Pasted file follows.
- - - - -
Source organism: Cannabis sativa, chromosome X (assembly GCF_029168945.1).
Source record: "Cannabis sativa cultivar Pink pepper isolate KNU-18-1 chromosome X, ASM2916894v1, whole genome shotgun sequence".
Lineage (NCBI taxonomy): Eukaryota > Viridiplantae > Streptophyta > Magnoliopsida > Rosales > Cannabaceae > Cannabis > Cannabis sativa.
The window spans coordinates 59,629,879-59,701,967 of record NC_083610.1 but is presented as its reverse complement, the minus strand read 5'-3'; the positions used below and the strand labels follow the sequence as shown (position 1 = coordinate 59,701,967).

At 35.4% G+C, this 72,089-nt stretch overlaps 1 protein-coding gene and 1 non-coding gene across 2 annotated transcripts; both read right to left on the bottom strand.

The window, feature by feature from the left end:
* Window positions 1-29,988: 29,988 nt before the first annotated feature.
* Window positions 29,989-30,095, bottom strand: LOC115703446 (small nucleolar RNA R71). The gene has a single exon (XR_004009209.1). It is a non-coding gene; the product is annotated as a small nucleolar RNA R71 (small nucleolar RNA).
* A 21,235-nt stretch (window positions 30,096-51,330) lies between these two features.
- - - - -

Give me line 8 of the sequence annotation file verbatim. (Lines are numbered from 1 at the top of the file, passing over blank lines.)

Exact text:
* Window positions 29,989-30,095, bottom strand: LOC115703446 (small nucleolar RNA R71). The gene has a single exon (XR_004009209.1). It is a non-coding gene; the product is annotated as a small nucleolar RNA R71 (small nucleolar RNA).